Meet ‘The Trafalgar’ and ‘The Mayfair’. Together with their nostalgically-named counterparts they make up an arcadian-sounding housing development on the outskirts of a large town in eastern England. They are not cheap: even a two-bedroom semi in the Trafalgar costs in excess of ¼ million pounds. And for that money, you get a master bedroom a mere three metres square or so.
The picture above was taken this morning of the development under construction. This unmitigated monstrosity is currently being thrown up at a rate of knots – and my reaction to seeing it made me want to do something similar. What was admittedly fairly indifferent open land until a few months ago is rapidly being buried under bricks and asphalt, presumably to stay that way for a century or two – that is assuming these meretricious little hovels last that long. And it’s not only a few houses: in total there are, I should think, several square kilometres of the stuff. The mediocrity is only matched by the romanticised hyperbole with which the development is being promoted. I would suggest this verges on misrepresentation.
I know people need somewhere to live (but would you really trust the building industry to tell you how many new houses are needed?) and I know that not everyone can afford something glamorous – but this is a disgrace. Mass housing is not easy to get right, on account of its sheer volume – but is this really the best we can do?
The white-knicker argument was supposedly used by Marks & Spencer to justify only selling white underwear – because that was all their customers ever bought… The fact that people buy these things is not the reflection of positive choice that the developers would have us believe – while this is all that is provided in people’s price ranges. The U.K. has a record of building shoddy, architecturally catastrophic mass housing, but there have been enough instances of poor construction and soulless non-communities being created that you would have hoped we would have learned by now.
Wellbeing comes in many forms, but the homes we live in have to rate as one of the most significant. Actions speak louder than words, and it is not stretching the point too far to read some very antisocial attitudes into the people who allow these things to be built – namely the opinion that any old rubbish is good enough for ‘ordinary people’.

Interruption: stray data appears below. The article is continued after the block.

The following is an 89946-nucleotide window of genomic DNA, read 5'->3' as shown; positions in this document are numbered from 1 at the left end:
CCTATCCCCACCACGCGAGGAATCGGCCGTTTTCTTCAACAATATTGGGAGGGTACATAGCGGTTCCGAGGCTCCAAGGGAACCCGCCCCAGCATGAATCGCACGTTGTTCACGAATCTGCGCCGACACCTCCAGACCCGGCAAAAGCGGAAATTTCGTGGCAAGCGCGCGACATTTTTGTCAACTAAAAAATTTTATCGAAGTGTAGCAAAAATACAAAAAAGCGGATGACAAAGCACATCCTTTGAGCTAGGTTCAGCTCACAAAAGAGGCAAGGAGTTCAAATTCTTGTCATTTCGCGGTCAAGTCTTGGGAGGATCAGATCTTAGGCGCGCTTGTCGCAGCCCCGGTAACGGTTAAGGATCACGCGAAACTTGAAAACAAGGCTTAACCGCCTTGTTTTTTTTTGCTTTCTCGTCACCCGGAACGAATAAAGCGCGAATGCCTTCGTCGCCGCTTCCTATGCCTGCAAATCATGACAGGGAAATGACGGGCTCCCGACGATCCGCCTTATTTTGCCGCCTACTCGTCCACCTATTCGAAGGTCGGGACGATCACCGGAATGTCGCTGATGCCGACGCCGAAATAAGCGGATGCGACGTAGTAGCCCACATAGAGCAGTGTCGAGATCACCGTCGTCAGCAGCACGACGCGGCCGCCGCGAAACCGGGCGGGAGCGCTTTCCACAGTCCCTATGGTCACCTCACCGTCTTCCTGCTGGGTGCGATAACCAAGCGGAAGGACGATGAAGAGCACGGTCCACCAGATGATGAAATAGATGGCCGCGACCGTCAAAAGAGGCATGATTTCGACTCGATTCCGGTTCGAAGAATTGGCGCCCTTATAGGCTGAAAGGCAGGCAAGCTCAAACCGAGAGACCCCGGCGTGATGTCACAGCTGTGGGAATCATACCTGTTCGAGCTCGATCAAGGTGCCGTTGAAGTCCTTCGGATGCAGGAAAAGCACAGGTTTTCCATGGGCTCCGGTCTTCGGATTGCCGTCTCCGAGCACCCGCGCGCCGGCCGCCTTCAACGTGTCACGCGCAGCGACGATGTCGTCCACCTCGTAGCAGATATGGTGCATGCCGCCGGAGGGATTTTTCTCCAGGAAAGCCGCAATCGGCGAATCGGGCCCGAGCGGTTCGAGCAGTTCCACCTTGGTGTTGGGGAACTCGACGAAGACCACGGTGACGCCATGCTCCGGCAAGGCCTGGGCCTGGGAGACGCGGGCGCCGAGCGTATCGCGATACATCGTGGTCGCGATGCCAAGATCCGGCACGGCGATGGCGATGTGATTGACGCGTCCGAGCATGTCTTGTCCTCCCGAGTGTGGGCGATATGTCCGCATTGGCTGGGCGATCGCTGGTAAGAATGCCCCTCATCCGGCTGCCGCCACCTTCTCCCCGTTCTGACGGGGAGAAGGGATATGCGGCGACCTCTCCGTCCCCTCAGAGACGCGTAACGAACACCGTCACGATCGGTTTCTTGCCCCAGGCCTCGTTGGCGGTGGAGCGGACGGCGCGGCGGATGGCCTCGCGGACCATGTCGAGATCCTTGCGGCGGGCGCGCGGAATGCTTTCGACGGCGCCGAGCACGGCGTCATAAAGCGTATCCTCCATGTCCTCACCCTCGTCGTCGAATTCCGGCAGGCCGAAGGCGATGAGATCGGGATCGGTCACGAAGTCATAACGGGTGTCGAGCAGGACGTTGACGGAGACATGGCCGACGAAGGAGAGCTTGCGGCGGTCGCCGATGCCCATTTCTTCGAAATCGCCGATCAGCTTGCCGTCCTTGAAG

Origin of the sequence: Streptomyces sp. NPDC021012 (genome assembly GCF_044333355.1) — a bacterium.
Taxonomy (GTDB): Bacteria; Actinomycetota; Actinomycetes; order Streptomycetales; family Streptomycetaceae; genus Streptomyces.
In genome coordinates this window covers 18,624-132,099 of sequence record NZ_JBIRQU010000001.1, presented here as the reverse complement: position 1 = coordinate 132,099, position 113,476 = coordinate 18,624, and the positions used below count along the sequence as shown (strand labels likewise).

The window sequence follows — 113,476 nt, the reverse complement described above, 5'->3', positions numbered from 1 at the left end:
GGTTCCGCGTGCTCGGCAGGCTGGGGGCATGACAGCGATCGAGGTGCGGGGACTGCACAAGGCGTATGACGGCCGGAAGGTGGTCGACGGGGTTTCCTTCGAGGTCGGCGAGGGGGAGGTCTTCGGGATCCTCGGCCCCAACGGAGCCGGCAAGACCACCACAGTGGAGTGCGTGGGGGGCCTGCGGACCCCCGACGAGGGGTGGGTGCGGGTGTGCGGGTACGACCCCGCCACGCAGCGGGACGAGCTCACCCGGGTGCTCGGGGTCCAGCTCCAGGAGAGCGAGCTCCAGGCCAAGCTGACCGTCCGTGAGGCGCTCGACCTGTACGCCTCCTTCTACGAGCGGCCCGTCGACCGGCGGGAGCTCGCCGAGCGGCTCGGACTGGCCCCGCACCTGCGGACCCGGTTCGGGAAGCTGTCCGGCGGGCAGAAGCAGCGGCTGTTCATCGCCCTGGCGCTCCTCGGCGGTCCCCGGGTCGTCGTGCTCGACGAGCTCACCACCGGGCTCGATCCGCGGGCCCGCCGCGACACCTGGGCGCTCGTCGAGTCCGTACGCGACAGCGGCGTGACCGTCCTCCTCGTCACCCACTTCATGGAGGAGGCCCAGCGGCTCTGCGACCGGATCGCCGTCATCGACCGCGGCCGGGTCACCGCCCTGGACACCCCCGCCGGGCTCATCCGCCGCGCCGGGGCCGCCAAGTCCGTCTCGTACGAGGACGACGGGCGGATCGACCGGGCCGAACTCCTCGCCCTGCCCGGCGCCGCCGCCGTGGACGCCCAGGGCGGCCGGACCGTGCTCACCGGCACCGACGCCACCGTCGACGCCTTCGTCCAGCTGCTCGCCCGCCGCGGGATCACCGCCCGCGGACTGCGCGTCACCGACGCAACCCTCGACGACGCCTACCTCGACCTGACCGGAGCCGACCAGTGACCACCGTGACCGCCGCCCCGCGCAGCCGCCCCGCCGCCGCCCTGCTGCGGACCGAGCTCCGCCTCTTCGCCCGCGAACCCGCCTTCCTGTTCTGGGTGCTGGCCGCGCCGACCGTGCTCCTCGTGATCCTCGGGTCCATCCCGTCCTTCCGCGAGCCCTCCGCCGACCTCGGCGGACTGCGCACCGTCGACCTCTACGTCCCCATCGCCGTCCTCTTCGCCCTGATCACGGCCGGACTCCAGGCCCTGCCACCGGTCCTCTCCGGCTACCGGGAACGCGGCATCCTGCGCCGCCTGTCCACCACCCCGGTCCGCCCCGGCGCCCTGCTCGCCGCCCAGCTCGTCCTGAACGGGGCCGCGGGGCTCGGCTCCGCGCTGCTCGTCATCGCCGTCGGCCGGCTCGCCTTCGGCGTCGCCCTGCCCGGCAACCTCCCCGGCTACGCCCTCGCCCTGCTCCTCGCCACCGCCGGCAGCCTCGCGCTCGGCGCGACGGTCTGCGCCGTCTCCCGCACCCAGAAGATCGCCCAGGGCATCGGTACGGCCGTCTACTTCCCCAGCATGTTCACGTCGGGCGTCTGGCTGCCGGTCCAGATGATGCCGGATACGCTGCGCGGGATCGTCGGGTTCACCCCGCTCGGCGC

What is more, having been staggered recently at the complexity of the British planning process, and the near-paralysis it can induce, the fact that these slums of the future are still being built suggests that it is not fit for purpose. When the debates only centre on quantities and locations and virtually neglect the essential qualities that make or break new houses, what on earth is it actually achieving? The answer seems to be the utter bastardisation of this country’s natural environments and architectural heritage.
I have acquaintances ‘inside’ the planning process who overflow with stories of the abuses perpetrated by developers, from the ‘accidental’ destruction of protected trees to the social amenities that were somehow overlooked. Yet they rarely seem to be prosecuted for their failures. Then there is the widespread failure to develop infrastructure to accompany the developments; before I stopped work, my journey was becoming increasingly delayed as more and more housing developments were constructed alongside the main road, clearly on the assumption that the commuter traffic would pour out onto it every morning. Yet nothing was done to upgrade the road; while the developers are no doubt sunning themselves in their Spanish haciendas, the rest of us pay the daily price for their corner-cutting.
There have been numerous reports in the press recently about the shoddy quality of mass-produced homes – hardly surprising when one notes the unseemly haste with which they are constructed – whereas Grand Designs’ Kevin McCloud, who is now venturing into mass home-building of a more enlightened sort, reports overwhelming demand for his products.
Much better developments are being built – but they are still in the minority.
It is not as though people do not want better than these Disney-esque, quasi-nostalgic theme-parks to live in. It has to be admitted, though, that the British pre-occupation with ‘heritage’ (seemingly even of the fake sort) probably prevents some more innovative, contemporary solutions from getting off the ground.
It makes me extremely angry that it is still apparently acceptable to fob off much of our populace with such shoddy living spaces; experience suggests that it is not the case everywhere in Europe.
Unfortunately, the bottom line of the construction companies is still the dominant factor in determining the environments in which millions of British people live.